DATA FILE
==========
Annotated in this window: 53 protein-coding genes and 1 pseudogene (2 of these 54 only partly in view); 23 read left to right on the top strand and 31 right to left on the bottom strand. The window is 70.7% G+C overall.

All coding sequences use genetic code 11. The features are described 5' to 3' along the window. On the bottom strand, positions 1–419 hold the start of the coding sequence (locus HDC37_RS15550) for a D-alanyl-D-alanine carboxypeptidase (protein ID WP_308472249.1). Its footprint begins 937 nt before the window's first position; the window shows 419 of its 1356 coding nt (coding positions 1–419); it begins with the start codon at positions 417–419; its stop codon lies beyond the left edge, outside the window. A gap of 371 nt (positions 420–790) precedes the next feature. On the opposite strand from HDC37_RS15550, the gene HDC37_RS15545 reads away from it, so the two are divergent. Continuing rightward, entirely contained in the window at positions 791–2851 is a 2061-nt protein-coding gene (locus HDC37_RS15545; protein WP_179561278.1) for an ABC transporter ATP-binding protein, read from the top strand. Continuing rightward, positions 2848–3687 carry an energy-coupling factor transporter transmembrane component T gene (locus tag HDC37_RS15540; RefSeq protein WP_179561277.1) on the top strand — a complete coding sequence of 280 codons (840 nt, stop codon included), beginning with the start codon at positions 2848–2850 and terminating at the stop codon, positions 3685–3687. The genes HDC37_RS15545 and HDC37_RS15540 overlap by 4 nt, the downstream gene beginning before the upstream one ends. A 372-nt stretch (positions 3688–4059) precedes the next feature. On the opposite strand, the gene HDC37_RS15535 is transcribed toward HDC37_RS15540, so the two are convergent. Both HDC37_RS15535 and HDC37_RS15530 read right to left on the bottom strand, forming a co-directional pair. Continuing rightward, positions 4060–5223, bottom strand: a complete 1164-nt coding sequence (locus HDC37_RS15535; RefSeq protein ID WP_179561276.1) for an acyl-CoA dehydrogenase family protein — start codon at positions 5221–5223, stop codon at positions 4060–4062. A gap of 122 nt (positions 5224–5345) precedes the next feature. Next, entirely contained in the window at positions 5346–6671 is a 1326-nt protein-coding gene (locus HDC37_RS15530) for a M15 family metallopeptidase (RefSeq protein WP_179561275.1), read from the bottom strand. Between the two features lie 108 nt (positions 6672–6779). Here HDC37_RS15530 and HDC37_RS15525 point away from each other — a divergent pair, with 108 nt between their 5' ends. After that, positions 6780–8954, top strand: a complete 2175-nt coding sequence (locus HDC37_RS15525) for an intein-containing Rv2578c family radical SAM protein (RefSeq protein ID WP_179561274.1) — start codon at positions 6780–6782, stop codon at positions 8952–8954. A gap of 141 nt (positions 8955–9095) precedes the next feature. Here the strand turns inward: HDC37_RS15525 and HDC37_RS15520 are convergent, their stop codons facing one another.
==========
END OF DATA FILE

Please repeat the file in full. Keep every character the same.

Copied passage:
Annotated in this window: 53 protein-coding genes and 1 pseudogene (2 of these 54 only partly in view); 23 read left to right on the top strand and 31 right to left on the bottom strand. The window is 70.7% G+C overall.

All coding sequences use genetic code 11. The features are described 5' to 3' along the window. On the bottom strand, positions 1–419 hold the start of the coding sequence (locus HDC37_RS15550) for a D-alanyl-D-alanine carboxypeptidase (protein ID WP_308472249.1). Its footprint begins 937 nt before the window's first position; the window shows 419 of its 1356 coding nt (coding positions 1–419); it begins with the start codon at positions 417–419; its stop codon lies beyond the left edge, outside the window. A gap of 371 nt (positions 420–790) precedes the next feature. On the opposite strand from HDC37_RS15550, the gene HDC37_RS15545 reads away from it, so the two are divergent. Continuing rightward, entirely contained in the window at positions 791–2851 is a 2061-nt protein-coding gene (locus HDC37_RS15545; protein WP_179561278.1) for an ABC transporter ATP-binding protein, read from the top strand. Continuing rightward, positions 2848–3687 carry an energy-coupling factor transporter transmembrane component T gene (locus tag HDC37_RS15540; RefSeq protein WP_179561277.1) on the top strand — a complete coding sequence of 280 codons (840 nt, stop codon included), beginning with the start codon at positions 2848–2850 and terminating at the stop codon, positions 3685–3687. The genes HDC37_RS15545 and HDC37_RS15540 overlap by 4 nt, the downstream gene beginning before the upstream one ends. A 372-nt stretch (positions 3688–4059) precedes the next feature. On the opposite strand, the gene HDC37_RS15535 is transcribed toward HDC37_RS15540, so the two are convergent. Both HDC37_RS15535 and HDC37_RS15530 read right to left on the bottom strand, forming a co-directional pair. Continuing rightward, positions 4060–5223, bottom strand: a complete 1164-nt coding sequence (locus HDC37_RS15535; RefSeq protein ID WP_179561276.1) for an acyl-CoA dehydrogenase family protein — start codon at positions 5221–5223, stop codon at positions 4060–4062. A gap of 122 nt (positions 5224–5345) precedes the next feature. Next, entirely contained in the window at positions 5346–6671 is a 1326-nt protein-coding gene (locus HDC37_RS15530) for a M15 family metallopeptidase (RefSeq protein WP_179561275.1), read from the bottom strand. Between the two features lie 108 nt (positions 6672–6779). Here HDC37_RS15530 and HDC37_RS15525 point away from each other — a divergent pair, with 108 nt between their 5' ends. After that, positions 6780–8954, top strand: a complete 2175-nt coding sequence (locus HDC37_RS15525) for an intein-containing Rv2578c family radical SAM protein (RefSeq protein ID WP_179561274.1) — start codon at positions 6780–6782, stop codon at positions 8952–8954. A gap of 141 nt (positions 8955–9095) precedes the next feature. Here the strand turns inward: HDC37_RS15525 and HDC37_RS15520 are convergent, their stop codons facing one another.